Singapore; ENTSO-E
Smart Buildings, für die Siemens Gebäudeautomatisierungs- und Sicherheitstechnik anbietet, sind eine zusätzliche Möglichkeit des dezentralen Energiemanagements. Der Datenaustausch via intelligente Zähler ermöglicht es Energieversorgern, Einrichtungen der angeschlossenen Gebäude als dezentrale Energiepuffer nutzen zu können, zum Beispiel mit Hilfe thermischer Speicher oder thermoaktiven Baumaterialien. Damit übernehmen Smart Buildings die Funktion von Energiespeichern für Strom aus regenerativen Energiequellen, womit sich Lastspitzen reduzieren und Primärenergie sparen lassen. Siemens supplies building automation and security technology for smart buildings, offering an additional opportunity for decentralized energy management. The use of smart meters to exchange data allows energy providers to use the equipment, such as cooling units, located in the buildings that are connected to their systems as decentralized energy buffers. This means smart buildings can serve as energy storage units for electrical power generated from renewable energy sources, reducing peak loads and conserving primary energy.

The Singapore government is using the Internet of Things to create smart buildings as part of a two year project to track energy consumption.Singapore’s Building Construction Authority (BCA) has partnered with Microsoft for a two year pilot with 30 commercial buildings. The project will monitor cooling systems in these buildings and use machine learning, predict deviations that may result in energy waste, which will alert managers via SMS or email to take action in advance.

[quote] Ang Kian Seng, group director, Environmental Sustainability Group at the Building Construction Authority, said “Monitoring by itself does not save energy, it must trigger an action.

“This Chiller Efficiency Smart Portal will empower facilities managers to target specific areas for improvement and optimise their energy efficiency.”

According to Gov Insider, chiller plants are used to remove heat from cooling systems in buildings, such as air conditioning.

It is reported that, in Singapore, buildings consume about one-third of the country’s electricity, and chiller plants take up up to half of this. The Building Construction Authority hopes that optimising their energy use will reduce the overall impact of buildings in the country.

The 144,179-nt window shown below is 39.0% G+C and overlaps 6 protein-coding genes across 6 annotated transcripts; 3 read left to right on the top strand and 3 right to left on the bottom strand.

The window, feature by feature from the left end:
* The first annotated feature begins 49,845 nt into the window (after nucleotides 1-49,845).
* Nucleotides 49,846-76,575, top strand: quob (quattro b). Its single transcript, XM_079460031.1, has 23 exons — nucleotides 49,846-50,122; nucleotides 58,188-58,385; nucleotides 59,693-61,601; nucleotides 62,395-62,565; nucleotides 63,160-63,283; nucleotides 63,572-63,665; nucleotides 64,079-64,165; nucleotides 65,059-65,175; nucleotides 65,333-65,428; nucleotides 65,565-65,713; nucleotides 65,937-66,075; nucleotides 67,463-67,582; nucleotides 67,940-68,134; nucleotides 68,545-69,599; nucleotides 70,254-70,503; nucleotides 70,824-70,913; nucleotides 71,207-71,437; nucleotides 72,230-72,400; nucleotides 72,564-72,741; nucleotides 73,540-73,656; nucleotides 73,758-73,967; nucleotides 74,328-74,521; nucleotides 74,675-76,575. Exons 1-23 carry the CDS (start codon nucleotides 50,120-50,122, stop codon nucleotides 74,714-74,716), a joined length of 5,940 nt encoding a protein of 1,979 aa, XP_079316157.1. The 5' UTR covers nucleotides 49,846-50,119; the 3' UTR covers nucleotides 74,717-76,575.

A website will also allow building managers to monitor energy efficiency across their entire portfolio of buildings. This will allow them to compare energy use across buildings, and potentially negotiate performance based contracts with chiller service providers.

Singapore smart grid and analytics

In related news, Singapore Power has signed five partnerships with private sector companies worth S$10 million (US$7.46 million) on smart grids and data analytics projects.

Singapore’s electricity utility is teaming up with 3M on grid sensing, and analytics with NEC and Space-Time Insight. The utility stated that these projects will provide predictive alerts on electricity disruptions, which will allow Singapore Power to repair infrastructure before they fail. [Singapore Power opens centre for smart grid energy network]

Apart from these partnerships, the state power company will work with GE’s Grid Solutions business on substation digitalisation. The work done with GE is expected to provide customers with the choice of using renewable energy. Singapore Power will also partner with IJENKO and OMNETRIC Group to build smart energy and analytics platforms.These platforms will use analytics to gain insight into customers’ behaviour, allowing Singapore Power to tailor messages to engage customers.

According to reports, the partnerships that have been announced are the first partnerships signed by the utility’s centre of excellence and will be completed by 2021. The centre of excellence was launched in April 2015 to pilot cutting-edge technologies in the country’s energy infrastructure. [Singapore striving for energy efficiency in thriving data centre sector]

Brandon Chia, head of the Singapore Power Centre of Excellence, said: “[The centre] is “committed to driving research and innovation that translates into a future-ready national grid.” The centre is said to have a budget of S$30 million (US$22.38 million) and is supported by the Economic Development Board.